Riverside County Supervisor Karen Spiegel will ask her colleagues Tuesday to support a proposal for the Executive Office to coordinate with neighboring counties in presenting a unified request to the governor to revise or drop the state’s current color-coded coronavirus tier system.
“Riverside County has created or expanded 22 programs to mitigate direct and indirect impacts (of COVID-19),” Spiegel said in documents posted to the Board of Supervisors’ agenda for Tuesday. “Yet there is no number of programs that can replace someone’s livelihood or business… Entire industries are at a standstill, and public assistance is limited.”
Spiegel’s proposal amounts to a directive for retiring CEO George Johnson, or incoming Interim CEO Juan Perez, and Executive Office staff to “engage” Imperial, Orange, San Bernardino, San Diego and possibly other Southern California counties in forming a partnership focused on addressing what she calls defects in the tier structure.
Gov. Gavin Newsom announced the color-coded system in August to replace the multi-phase public health de-regulation strategy originally established at the end of April.
The tier plan has four color bands — purple, red, orange and yellow — that reflect how a county is managing coronavirus impacts. Riverside County had moved into the “red” tier in the third week of September, removing barriers for some businesses and houses of worship to resume indoor operations with capacity limitations.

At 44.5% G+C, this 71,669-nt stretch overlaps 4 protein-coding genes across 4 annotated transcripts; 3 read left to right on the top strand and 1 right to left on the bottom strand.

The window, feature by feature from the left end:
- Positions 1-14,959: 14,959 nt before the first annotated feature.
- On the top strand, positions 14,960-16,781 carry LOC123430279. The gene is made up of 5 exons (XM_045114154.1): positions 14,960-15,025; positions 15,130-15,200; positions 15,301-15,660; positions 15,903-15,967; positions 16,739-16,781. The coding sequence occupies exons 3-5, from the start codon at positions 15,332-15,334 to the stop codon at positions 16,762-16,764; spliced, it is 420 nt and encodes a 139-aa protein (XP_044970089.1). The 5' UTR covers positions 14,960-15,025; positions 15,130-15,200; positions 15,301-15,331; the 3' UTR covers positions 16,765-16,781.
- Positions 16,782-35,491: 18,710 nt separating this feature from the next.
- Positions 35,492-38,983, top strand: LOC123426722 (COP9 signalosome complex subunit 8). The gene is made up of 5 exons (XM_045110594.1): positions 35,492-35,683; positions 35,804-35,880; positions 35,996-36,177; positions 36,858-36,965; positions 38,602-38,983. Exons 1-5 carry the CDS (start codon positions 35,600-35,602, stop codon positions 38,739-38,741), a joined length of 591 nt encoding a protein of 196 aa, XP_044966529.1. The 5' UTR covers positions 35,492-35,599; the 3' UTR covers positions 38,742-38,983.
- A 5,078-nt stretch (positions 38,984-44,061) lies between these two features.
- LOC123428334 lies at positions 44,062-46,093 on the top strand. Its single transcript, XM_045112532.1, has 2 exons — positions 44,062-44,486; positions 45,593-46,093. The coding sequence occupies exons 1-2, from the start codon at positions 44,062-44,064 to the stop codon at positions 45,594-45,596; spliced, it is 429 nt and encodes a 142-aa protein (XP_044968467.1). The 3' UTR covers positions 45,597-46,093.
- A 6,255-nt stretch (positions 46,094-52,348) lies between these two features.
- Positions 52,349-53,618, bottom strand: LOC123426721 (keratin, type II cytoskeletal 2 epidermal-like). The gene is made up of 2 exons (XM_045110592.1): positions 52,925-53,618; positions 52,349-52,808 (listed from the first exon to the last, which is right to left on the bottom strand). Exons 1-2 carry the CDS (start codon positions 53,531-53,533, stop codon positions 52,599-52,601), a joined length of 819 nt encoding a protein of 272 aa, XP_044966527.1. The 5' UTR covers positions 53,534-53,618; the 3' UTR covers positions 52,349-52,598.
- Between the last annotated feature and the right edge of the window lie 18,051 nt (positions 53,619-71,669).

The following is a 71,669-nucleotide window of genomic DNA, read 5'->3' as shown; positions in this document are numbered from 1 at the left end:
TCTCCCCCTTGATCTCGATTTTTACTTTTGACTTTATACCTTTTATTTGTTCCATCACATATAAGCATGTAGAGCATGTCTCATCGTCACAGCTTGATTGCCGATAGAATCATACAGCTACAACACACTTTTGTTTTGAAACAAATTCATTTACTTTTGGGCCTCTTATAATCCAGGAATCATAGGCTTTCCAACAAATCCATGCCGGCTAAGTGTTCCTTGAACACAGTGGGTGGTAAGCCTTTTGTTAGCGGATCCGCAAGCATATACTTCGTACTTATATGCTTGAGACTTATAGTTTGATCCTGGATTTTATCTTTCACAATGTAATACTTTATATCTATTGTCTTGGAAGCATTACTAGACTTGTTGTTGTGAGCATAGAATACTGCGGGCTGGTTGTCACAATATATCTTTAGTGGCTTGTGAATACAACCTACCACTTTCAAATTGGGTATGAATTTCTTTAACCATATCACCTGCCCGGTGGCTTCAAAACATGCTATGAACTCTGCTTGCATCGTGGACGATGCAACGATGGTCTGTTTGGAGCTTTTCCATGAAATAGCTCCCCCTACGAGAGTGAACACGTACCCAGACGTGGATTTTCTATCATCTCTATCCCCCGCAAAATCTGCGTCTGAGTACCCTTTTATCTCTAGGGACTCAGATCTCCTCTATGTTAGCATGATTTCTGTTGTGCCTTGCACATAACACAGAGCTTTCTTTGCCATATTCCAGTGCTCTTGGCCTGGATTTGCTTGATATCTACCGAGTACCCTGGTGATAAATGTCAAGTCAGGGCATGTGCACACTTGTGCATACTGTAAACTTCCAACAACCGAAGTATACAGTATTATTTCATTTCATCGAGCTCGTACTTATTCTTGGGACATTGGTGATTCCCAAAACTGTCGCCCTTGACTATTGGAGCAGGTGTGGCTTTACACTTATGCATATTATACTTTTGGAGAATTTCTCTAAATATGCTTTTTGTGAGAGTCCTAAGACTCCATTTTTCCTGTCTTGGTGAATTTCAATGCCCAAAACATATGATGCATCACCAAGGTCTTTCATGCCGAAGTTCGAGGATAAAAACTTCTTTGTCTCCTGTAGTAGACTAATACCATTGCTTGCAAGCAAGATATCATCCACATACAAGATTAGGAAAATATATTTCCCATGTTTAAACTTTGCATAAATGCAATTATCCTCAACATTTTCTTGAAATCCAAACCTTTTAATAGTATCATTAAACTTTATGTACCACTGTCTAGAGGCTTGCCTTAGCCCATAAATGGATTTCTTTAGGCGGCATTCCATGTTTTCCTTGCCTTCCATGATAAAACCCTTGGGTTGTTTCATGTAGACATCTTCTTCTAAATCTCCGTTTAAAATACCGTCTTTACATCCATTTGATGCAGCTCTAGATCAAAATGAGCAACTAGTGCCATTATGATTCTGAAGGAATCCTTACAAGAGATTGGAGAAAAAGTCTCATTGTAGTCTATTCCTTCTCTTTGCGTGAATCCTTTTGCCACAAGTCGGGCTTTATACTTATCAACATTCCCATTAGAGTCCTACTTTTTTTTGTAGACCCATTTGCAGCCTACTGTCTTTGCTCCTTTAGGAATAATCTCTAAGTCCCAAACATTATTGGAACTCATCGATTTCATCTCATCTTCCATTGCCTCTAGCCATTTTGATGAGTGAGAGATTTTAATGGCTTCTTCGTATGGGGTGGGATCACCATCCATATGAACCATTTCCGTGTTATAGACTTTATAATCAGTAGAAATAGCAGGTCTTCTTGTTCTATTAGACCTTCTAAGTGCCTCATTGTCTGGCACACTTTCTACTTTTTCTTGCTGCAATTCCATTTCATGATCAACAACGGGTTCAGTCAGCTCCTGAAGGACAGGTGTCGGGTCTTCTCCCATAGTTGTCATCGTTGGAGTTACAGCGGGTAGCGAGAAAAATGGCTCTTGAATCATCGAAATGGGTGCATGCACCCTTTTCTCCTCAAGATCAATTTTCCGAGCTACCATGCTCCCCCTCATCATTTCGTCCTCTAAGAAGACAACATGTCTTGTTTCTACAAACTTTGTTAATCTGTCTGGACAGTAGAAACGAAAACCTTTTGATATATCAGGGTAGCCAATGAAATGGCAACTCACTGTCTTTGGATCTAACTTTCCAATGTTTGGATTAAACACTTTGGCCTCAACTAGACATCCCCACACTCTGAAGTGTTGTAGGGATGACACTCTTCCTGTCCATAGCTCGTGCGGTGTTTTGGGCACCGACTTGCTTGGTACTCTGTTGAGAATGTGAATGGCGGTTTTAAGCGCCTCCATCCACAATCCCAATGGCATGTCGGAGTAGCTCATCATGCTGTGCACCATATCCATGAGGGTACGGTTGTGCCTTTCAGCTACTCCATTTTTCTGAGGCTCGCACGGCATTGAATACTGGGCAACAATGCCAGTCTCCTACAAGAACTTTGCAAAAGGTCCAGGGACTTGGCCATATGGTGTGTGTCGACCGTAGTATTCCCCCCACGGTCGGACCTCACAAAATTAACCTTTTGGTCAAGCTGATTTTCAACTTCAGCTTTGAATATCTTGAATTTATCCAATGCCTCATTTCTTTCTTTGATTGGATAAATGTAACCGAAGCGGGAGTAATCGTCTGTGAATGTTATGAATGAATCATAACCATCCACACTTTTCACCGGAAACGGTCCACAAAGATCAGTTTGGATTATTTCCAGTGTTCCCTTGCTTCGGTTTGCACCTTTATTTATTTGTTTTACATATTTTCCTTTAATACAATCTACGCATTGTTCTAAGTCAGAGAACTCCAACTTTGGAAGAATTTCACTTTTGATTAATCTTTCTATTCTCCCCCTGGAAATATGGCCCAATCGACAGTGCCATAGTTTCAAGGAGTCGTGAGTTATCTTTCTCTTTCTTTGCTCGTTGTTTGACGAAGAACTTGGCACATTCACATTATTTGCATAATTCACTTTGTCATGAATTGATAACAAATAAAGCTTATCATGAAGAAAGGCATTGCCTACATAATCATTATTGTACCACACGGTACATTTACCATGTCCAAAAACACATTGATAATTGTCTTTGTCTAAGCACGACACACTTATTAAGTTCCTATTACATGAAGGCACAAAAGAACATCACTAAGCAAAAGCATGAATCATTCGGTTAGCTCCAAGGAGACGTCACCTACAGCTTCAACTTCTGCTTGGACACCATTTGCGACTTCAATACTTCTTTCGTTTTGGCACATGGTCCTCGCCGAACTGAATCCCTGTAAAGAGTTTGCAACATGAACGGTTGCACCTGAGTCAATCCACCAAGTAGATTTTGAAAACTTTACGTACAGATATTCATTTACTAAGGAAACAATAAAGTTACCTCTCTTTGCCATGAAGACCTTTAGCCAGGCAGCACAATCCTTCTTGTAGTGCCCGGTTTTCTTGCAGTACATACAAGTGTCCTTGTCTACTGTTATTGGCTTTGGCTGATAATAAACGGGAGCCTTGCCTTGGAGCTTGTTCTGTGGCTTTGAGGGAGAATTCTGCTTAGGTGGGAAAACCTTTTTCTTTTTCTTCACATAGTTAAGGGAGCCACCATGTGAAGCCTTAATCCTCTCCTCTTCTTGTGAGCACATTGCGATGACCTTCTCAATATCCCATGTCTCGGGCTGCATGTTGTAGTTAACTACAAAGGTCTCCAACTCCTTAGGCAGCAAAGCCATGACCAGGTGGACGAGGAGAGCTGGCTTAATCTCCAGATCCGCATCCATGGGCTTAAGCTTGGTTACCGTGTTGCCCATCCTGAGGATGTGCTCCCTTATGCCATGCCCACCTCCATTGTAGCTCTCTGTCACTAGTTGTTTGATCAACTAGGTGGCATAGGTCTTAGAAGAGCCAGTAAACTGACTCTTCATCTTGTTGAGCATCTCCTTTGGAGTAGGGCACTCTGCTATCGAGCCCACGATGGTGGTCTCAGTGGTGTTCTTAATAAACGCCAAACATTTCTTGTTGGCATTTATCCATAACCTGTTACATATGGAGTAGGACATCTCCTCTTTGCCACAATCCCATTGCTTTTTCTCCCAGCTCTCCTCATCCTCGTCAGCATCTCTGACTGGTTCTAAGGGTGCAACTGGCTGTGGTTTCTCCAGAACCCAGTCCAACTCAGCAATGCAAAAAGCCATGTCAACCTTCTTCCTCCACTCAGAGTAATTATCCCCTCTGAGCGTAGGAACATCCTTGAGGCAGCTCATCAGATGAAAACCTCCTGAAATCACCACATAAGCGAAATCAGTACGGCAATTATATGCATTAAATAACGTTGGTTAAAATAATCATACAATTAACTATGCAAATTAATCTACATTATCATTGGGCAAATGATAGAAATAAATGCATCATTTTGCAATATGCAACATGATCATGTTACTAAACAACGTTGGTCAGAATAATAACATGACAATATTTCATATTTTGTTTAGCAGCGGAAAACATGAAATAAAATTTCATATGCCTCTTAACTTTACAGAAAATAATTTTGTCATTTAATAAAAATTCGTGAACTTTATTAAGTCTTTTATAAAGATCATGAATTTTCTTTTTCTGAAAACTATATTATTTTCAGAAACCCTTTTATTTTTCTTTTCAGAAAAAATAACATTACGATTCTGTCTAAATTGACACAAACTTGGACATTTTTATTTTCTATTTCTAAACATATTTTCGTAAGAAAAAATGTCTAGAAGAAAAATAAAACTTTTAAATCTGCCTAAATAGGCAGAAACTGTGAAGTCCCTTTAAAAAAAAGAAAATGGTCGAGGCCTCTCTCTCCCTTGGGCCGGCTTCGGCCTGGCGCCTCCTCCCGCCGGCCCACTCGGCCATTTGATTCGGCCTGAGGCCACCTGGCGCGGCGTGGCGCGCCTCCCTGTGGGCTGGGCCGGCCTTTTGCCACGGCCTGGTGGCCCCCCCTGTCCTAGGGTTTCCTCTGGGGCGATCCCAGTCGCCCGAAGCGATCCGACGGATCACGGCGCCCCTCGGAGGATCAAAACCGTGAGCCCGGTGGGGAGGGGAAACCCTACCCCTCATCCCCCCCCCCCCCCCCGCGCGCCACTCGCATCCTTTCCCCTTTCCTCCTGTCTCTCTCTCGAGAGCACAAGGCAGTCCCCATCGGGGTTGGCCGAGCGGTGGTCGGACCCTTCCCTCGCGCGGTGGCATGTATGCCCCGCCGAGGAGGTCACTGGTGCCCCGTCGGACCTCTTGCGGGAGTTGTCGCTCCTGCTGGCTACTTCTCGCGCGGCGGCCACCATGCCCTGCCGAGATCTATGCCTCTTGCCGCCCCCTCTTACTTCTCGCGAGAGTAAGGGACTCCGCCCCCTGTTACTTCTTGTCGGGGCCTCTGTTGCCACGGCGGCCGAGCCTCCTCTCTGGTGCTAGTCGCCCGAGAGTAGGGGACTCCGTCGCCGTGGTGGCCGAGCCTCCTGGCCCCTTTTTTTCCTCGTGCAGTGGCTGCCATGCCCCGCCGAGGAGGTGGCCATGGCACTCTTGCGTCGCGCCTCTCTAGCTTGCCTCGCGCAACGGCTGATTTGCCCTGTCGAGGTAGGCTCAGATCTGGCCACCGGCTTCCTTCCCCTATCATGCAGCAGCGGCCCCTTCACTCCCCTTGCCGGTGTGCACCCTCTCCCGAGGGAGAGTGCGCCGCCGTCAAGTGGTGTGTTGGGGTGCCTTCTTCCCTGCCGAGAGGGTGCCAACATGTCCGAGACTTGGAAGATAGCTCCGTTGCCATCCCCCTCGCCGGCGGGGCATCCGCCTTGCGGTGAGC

However, on Oct. 20, the California Department of Public Health directed that the county return to the most restrictive “purple” tier, prohibiting indoor functions, except for most big box retailers, or risk fines. CDPH administrators made the decision based largely on low COVID-19 testing volumes, without any corresponding notable upswing in infection rates.
In fact, the countywide 5.2% testing positivity rate meets red tier criteria.
“Riverside County continues to make great strides in improving testing, as well as outreach within hard-to-reach groups and high spread workplaces,” Spiegel said. “Hospital capacity also remains very stable and has been for months.”
The supervisor was the foremost critic of the CDPH’s reclassification, remarking immediately after the board was informed of the change that “enough is enough. We’ve got to find a way to step forward without hurting people. My frustration has turned to anger. We are way too far beyond this.”
In her call for a united front to challenge the color-coded categorizations, Spiegel said “our residents and businesses feel the devastating impacts that this new round of closures will have on their livelihoods, mental health and other vital … needs.”
According to the supervisor, all counties should be entitled to a “consistent, predictable and reasonably achievable structure in order to reopen our economy and society in a safe way.”
She emphasized that certain metrics, including hospital capacity, should be restored as main criteria for reopening. The county’s COVID-positive hospitalizations are now at or below levels reported in April. The peak was in mid-July.
“Presenting a coordinated, unified platform to the state will strengthen our voice and make sure the concerns of Riverside County are heard in Sacramento,” Spiegel said.
The board approved a self-directed reopening plan on Oct. 6, but the timetable originally included in the plan for allowing businesses to fully open was removed on a 4-1 vote because it would have conflicted with state mandates.
Johnson was authorized to implement reopening policies outside of the state’s schedule, but he said more than $100 million in relief grants from the state would be at risk if the county moved independently.